Developing new technologies to solve the mysteries of the brain

The Perelman School of Medicine’s Flavia Vitale is using her background in biomedical and chemical engineering to develop cutting edge materials and devices that will help clinicians diagnose and treat brain disorders.

From Penn Medicine News

In the News

Philadelphia Inquirer

The coming crisis in dementia care and why PA is woefully unprepared

Joel Streim and Alison Lynn of the Perelman School of Medicine comment on how and why Pennsylvania is in a perilous position with dementia care.


U.S. News & World Report

What increases dementia risk?

Andrea Schneider of the Perelman School of Medicine said research shows that head injuries and genetics can increase a person’s risk of dementia. “One common misconception is that dementia is inevitable with aging. This is not true,” she said. “Dementia is not a normal part of aging; however, the risk of dementia does increase with age.”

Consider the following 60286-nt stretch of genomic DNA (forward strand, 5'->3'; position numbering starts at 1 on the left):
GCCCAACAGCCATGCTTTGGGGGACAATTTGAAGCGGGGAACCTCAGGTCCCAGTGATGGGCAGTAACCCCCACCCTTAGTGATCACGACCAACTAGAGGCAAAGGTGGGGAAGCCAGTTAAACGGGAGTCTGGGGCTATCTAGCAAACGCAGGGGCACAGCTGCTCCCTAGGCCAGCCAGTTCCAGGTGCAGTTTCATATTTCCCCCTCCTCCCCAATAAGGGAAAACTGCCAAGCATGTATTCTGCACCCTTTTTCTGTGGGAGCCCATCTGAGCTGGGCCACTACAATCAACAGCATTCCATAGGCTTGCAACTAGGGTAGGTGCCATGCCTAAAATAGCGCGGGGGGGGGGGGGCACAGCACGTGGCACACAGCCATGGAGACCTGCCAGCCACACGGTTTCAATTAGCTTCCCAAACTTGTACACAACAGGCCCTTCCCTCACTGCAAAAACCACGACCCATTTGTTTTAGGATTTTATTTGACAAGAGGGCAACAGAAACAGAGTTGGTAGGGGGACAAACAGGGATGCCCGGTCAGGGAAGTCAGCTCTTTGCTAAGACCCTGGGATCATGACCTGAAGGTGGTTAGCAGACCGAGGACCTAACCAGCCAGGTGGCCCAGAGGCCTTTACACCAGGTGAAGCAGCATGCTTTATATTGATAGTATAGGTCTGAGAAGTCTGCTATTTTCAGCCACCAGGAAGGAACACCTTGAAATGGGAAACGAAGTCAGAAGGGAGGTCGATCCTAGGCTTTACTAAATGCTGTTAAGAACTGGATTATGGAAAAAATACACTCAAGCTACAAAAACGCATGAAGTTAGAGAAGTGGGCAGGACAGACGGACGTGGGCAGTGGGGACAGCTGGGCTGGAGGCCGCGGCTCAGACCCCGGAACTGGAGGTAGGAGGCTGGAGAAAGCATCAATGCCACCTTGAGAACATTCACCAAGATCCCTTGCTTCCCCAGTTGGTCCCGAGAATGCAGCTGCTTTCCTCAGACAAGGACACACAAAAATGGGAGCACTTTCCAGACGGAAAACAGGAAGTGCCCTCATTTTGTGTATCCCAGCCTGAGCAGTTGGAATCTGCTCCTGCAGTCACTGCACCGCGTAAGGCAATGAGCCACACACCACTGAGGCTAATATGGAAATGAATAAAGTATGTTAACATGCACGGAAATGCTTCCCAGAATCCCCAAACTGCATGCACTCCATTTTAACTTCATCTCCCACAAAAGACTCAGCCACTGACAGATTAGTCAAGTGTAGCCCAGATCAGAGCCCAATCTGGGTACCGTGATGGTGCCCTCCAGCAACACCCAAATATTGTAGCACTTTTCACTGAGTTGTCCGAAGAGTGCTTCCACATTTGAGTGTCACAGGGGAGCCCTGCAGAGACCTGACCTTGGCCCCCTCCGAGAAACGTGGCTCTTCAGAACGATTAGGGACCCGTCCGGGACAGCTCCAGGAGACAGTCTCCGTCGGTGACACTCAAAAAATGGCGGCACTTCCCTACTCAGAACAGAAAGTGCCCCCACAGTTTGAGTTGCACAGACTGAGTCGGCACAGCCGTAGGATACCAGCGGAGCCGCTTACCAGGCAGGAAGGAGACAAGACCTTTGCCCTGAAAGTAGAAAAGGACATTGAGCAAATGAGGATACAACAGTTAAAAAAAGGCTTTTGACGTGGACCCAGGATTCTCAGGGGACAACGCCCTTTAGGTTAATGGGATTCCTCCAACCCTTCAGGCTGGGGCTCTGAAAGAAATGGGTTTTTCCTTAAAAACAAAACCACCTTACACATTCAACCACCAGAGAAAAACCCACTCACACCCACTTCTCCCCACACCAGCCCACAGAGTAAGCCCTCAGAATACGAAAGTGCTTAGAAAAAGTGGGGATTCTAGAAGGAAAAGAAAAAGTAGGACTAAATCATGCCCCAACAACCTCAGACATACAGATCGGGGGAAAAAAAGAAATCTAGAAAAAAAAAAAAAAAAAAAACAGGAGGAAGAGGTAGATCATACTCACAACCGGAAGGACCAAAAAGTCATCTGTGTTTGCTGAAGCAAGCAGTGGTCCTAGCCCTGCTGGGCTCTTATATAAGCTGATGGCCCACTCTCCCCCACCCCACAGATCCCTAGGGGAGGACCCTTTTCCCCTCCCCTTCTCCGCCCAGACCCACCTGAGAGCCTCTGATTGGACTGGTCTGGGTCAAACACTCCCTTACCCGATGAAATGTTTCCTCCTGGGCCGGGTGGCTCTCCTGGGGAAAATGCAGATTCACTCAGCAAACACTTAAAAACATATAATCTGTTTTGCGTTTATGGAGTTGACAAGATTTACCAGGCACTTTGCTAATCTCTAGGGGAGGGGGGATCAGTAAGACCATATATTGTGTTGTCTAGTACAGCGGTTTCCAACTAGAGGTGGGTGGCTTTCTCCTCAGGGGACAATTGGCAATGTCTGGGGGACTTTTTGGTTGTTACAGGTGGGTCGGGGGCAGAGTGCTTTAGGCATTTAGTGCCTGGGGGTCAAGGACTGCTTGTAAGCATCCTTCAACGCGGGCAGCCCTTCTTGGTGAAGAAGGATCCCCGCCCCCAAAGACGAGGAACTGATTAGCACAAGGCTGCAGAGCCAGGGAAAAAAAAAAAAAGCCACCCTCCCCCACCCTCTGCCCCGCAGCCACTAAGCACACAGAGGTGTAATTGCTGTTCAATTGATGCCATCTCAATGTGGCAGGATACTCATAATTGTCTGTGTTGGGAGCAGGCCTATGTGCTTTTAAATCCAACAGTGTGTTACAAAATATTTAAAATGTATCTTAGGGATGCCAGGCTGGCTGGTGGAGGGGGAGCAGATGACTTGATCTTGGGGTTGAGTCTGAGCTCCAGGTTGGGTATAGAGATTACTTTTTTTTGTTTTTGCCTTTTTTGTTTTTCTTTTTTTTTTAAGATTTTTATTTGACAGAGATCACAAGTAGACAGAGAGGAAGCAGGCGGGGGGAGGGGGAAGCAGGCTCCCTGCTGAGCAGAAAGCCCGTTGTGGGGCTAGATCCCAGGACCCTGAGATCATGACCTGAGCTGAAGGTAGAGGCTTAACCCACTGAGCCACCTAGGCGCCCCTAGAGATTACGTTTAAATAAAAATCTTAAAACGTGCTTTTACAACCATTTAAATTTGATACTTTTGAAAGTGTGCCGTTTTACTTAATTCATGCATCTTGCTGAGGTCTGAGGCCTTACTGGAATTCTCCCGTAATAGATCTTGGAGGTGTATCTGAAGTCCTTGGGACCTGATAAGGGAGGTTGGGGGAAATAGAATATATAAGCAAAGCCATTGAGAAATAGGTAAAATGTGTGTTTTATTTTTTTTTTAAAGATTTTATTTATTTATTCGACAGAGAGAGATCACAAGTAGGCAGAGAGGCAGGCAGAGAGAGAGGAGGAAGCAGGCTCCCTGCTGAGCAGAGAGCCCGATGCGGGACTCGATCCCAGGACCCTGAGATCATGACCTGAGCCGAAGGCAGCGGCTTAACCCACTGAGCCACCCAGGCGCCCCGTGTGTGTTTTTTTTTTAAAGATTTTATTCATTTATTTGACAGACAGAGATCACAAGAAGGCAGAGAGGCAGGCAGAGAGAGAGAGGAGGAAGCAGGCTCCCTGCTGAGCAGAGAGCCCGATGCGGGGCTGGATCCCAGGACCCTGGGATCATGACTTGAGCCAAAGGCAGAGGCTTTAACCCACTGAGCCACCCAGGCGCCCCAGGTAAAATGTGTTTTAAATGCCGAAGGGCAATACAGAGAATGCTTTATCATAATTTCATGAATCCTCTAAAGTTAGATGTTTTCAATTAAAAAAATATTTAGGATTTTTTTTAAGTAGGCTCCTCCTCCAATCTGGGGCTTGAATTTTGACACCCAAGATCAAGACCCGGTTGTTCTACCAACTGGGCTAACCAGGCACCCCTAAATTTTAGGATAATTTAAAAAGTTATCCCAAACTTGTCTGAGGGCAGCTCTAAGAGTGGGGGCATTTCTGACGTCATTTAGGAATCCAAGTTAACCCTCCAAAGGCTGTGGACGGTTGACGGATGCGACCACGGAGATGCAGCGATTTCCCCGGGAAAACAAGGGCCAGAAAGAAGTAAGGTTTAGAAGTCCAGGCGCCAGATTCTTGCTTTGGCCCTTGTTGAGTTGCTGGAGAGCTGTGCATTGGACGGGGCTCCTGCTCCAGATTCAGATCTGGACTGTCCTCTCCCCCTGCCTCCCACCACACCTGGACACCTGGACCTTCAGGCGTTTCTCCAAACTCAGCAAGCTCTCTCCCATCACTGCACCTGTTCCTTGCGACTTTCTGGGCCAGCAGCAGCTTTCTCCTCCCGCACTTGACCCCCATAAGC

Los Angeles Times

Why storytelling is an important tool for social change

Emily Falk of the Annenberg School for Communication explained the neuroscience behind how the brain processes and learns from stories. “Storytelling alone, of course, can’t produce structural changes in the justice system or create better policies aimed at health, the environment and other issues that affect our well-being,” she wrote. “But that said, changing systems large or small has to start with effective communication.”


Philadelphia Inquirer

These Penn scientists discovered how the brain engages in imagination

Joseph Kable of the School of Arts & Sciences and alumni Arthur Lee and Trishala Parthasarathi used MRI brain scans to study the neuroscience of imagination.


Science Daily

The immune link between a leaky blood-brain barrier and schizophrenia

For people with schizophrenia and other mental disorders, a more permissive blood-brain barrier appears to allow the immune system to get improperly involved in the central nervous system. The inflammation that arises likely contributes to the clinical manifestations of neuropsychiatric conditions, according to new findings from a team led by researchers from the School of Veterinary Medicine, Perelman School of Medicine, and Children’s Hospital of Philadelphia (CHOP).


The Conversation

Neuralink’s monkey can play Pong with its mind. Imagine what humans could do with the same technology

Anna Wexler of the Perelman School of Medicine expressed skepticism about Neuralink, a company developing brain-machine interfaces. “Neuroscience is far from understanding how the mind works, much less having the ability to decode it,” she said.